Designers often find inspiration for their couture from works of art, nature, symbolism or events. And heirlooms often formed part of the outfit. Royal wedding dresses embody all of these features. It is noteworthy to learn that Hartnell was strongly influenced by Botticelli’s painting, Primavera, of Flora, the goddess of flowers. He represented these flowers on Princess Elizabeth’s dress by using raised embroidery in fine white crystal beads and more than ten thousand seed pearls on silk satin. Many of the beads decorating the dress were purchased from America, as supplies from Europe were limited in the immediate post-war years. Symbolically, the dress embodies the promise of growth and regeneration after the hardships of the War. The Queen Mother married Prince Albert, Duke of York (afterwards King George VI) at Westminster Abbey in April 1923. Inspiration for the design of The Queen Mother’s wedding dress was based on the simple lines of medieval style, with a deep square neckline and bold embroidery. Madame Handley Seymour, the court dressmaker, created a fashionable drop waist, with no darts, and the back extended to a separate train. The front of the skirt was gently pleated to the waist seam. An antique lace veil, lent to the bride by her future mother-in-law, Queen Mary, was held in place by myrtle leaves, a knot of white roses of York and white heather at each ear.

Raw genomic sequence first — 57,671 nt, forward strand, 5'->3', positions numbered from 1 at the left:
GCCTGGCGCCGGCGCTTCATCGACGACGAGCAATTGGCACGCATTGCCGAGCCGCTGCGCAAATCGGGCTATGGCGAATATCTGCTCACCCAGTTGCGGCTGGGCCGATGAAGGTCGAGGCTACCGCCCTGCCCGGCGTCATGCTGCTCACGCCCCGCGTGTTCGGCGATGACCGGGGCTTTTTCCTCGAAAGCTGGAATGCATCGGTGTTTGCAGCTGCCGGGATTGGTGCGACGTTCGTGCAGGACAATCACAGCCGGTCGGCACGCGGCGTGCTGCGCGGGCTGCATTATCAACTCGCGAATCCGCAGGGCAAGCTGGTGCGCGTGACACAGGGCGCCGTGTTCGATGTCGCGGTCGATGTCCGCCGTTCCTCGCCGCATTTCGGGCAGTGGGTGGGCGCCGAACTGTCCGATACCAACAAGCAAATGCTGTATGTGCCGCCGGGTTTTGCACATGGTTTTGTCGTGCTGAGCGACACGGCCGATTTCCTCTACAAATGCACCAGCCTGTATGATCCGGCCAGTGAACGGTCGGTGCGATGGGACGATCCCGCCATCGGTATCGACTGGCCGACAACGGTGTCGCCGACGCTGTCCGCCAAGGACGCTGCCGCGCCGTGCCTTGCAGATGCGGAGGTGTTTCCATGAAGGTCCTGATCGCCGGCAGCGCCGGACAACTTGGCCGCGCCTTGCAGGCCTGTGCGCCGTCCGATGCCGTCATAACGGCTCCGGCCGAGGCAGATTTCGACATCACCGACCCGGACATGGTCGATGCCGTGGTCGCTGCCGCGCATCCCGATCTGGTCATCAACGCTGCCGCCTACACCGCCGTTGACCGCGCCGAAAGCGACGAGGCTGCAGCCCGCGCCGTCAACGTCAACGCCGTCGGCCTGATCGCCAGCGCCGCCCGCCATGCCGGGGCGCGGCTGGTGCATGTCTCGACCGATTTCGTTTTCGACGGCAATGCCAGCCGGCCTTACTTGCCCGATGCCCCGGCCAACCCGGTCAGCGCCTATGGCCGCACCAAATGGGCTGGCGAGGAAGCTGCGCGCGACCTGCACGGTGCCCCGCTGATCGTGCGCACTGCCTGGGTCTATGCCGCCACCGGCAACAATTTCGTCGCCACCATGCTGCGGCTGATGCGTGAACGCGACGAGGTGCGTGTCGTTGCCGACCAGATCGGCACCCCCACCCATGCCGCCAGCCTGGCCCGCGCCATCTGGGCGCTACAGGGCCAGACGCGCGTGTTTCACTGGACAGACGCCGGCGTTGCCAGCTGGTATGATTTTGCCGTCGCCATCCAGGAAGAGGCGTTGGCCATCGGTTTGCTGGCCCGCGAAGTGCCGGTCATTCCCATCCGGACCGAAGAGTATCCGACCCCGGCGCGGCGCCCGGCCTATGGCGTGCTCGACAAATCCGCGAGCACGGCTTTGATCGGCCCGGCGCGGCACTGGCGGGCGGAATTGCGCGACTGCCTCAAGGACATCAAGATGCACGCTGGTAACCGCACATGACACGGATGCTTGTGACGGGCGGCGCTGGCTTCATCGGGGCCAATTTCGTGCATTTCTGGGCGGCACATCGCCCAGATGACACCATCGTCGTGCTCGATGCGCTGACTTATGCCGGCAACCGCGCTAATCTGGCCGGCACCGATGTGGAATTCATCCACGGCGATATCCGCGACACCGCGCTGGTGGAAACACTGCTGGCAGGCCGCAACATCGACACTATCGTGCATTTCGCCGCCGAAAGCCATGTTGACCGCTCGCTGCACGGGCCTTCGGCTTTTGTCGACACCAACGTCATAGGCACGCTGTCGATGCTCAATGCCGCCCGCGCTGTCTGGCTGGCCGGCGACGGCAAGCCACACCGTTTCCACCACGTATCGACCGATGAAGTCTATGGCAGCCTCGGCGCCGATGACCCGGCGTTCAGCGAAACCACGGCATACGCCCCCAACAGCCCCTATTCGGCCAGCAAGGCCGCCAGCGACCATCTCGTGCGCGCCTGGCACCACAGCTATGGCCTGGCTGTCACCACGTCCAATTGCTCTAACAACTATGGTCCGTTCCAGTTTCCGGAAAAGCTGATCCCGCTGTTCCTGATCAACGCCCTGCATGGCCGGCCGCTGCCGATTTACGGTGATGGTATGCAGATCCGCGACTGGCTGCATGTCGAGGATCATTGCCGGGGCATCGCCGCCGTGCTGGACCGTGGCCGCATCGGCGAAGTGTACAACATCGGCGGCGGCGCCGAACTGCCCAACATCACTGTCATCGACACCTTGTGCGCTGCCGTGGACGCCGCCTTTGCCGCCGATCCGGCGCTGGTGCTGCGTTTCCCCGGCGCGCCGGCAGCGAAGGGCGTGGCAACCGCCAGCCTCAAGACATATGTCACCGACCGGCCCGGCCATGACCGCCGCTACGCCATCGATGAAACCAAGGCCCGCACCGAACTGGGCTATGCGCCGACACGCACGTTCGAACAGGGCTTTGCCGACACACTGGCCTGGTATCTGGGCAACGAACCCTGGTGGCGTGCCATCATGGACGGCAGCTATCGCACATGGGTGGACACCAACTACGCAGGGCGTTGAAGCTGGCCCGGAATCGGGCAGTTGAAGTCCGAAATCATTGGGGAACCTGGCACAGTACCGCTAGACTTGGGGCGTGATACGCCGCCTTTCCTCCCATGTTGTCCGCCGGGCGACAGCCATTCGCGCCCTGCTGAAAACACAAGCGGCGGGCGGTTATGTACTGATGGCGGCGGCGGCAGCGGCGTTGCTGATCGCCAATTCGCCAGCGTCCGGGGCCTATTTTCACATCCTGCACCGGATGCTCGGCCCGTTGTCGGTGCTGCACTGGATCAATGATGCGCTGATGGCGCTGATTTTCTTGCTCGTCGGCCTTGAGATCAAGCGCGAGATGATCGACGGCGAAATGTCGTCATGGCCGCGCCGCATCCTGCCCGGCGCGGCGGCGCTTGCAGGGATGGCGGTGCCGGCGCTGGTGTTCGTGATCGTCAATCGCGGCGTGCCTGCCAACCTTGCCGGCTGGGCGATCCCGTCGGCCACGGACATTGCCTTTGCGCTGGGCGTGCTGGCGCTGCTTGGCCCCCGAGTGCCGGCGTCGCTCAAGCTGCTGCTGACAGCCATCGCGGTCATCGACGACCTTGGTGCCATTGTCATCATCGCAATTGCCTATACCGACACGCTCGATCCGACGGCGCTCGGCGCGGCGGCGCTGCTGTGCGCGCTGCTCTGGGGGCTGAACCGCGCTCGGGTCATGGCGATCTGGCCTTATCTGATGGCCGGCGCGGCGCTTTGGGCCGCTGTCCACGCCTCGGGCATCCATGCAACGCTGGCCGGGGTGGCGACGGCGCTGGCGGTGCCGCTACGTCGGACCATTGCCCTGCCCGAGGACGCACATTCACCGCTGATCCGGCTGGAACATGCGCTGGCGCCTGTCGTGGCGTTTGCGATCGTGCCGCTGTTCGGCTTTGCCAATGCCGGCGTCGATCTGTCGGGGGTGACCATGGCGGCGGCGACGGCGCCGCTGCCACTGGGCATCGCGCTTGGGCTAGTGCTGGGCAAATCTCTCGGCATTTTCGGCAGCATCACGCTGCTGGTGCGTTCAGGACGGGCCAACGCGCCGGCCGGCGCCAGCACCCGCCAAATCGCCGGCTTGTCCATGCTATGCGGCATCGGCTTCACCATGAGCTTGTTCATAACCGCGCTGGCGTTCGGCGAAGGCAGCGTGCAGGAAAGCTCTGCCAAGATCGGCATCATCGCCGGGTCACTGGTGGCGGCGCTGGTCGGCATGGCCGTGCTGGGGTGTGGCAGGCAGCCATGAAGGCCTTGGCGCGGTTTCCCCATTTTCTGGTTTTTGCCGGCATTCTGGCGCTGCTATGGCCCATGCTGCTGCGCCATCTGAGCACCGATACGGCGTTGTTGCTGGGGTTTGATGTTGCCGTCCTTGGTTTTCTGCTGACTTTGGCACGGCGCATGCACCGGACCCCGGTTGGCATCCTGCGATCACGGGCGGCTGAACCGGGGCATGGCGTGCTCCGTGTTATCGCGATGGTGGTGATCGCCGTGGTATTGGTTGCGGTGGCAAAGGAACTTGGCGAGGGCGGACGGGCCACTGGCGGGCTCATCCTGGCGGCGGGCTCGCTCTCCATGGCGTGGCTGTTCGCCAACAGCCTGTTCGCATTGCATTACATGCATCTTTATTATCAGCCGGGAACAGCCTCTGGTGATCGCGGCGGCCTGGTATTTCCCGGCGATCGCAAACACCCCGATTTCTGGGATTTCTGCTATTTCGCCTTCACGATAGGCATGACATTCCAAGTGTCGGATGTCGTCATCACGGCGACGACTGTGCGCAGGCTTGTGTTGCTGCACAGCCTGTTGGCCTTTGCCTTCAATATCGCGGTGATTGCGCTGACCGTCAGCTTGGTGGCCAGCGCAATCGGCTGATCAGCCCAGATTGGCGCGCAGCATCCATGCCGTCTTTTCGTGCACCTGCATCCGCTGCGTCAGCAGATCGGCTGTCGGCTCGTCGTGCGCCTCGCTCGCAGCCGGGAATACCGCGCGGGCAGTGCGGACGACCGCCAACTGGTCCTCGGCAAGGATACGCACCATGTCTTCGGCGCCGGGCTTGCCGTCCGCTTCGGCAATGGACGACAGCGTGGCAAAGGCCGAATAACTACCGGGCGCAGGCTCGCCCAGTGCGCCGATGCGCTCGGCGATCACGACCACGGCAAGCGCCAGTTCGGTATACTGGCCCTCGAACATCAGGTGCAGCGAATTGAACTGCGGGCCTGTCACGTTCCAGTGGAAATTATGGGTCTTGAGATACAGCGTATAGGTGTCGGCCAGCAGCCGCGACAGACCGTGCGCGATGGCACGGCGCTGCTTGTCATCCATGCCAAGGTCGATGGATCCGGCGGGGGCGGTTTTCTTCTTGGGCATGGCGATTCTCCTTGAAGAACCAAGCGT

An extraordinary array of prominent accessories features in each of the five royal wedding gowns. When you visit the exhibition, take time to study the jewellery, tiaras, shoes, trains and veils, and, not least, the symbolism in the floral designs and bouquets. The skills, expertise and support for this project are due to the year-long preparation undertaken by the curators at Kensington Palace and textile restorers based in the Textile Conservation Studios located at Hampton Court Palace. Indeed, this exhibition is a labour of love in more ways than one.

Contact Abby Cronin.  Website: www.abbycronin.co.uk
Email: artsjournalist@abbycronin.co.uk